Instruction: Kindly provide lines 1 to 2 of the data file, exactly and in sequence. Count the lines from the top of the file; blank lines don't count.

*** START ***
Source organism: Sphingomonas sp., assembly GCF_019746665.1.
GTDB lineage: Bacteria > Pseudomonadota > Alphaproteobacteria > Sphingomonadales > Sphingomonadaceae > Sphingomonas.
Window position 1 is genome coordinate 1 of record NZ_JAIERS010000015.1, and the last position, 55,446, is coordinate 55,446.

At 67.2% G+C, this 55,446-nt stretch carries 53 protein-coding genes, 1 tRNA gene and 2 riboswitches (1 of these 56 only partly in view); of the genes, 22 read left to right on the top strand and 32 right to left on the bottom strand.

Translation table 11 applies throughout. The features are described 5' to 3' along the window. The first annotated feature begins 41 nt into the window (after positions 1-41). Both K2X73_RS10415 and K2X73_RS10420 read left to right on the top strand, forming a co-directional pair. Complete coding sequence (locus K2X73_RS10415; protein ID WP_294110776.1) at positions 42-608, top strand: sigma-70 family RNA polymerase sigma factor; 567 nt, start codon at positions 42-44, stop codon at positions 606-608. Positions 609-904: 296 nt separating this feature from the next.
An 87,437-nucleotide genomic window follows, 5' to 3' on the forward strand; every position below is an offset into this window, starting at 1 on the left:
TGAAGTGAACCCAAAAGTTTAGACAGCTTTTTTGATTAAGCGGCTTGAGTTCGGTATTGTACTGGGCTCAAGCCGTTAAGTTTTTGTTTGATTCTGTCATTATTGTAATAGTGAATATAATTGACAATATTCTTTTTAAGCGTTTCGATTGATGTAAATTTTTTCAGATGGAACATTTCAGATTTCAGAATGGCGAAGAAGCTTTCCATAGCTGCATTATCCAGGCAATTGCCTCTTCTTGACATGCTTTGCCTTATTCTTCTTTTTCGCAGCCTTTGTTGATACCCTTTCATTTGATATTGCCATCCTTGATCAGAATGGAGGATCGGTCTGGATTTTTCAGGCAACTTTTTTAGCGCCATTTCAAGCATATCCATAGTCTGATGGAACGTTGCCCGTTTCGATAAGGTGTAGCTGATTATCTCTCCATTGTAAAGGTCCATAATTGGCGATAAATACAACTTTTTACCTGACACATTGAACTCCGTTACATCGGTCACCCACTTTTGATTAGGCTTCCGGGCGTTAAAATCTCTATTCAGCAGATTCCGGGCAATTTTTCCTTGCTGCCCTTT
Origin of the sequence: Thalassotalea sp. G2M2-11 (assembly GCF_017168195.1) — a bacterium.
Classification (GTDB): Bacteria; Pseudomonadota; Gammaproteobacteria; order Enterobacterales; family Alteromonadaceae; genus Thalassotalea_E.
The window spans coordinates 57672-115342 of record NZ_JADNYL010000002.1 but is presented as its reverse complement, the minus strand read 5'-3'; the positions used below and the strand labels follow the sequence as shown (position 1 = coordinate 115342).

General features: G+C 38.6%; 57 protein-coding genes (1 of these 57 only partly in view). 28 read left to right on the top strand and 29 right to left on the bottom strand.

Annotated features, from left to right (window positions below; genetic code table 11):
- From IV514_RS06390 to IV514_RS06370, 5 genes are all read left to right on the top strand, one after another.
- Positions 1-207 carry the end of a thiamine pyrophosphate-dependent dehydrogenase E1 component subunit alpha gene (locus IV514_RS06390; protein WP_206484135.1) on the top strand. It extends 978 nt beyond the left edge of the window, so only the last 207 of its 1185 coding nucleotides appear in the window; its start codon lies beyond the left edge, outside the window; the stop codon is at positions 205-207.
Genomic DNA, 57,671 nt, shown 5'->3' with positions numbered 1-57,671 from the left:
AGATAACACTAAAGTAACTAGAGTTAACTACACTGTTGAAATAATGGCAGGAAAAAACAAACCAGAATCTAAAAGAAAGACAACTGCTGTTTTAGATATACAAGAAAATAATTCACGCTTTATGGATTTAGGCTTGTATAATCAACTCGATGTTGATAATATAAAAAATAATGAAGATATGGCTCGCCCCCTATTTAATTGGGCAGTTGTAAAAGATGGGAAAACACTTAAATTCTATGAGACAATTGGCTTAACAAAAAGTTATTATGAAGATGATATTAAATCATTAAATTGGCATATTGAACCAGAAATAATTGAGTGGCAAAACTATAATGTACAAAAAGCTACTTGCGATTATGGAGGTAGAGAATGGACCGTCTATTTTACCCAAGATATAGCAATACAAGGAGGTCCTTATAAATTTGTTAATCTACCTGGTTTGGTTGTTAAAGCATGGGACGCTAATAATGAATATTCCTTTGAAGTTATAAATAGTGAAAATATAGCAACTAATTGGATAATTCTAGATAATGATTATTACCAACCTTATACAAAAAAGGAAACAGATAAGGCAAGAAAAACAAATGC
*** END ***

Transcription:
Source organism: Sphingomonas sp., assembly GCF_019746665.1.
GTDB lineage: Bacteria > Pseudomonadota > Alphaproteobacteria > Sphingomonadales > Sphingomonadaceae > Sphingomonas.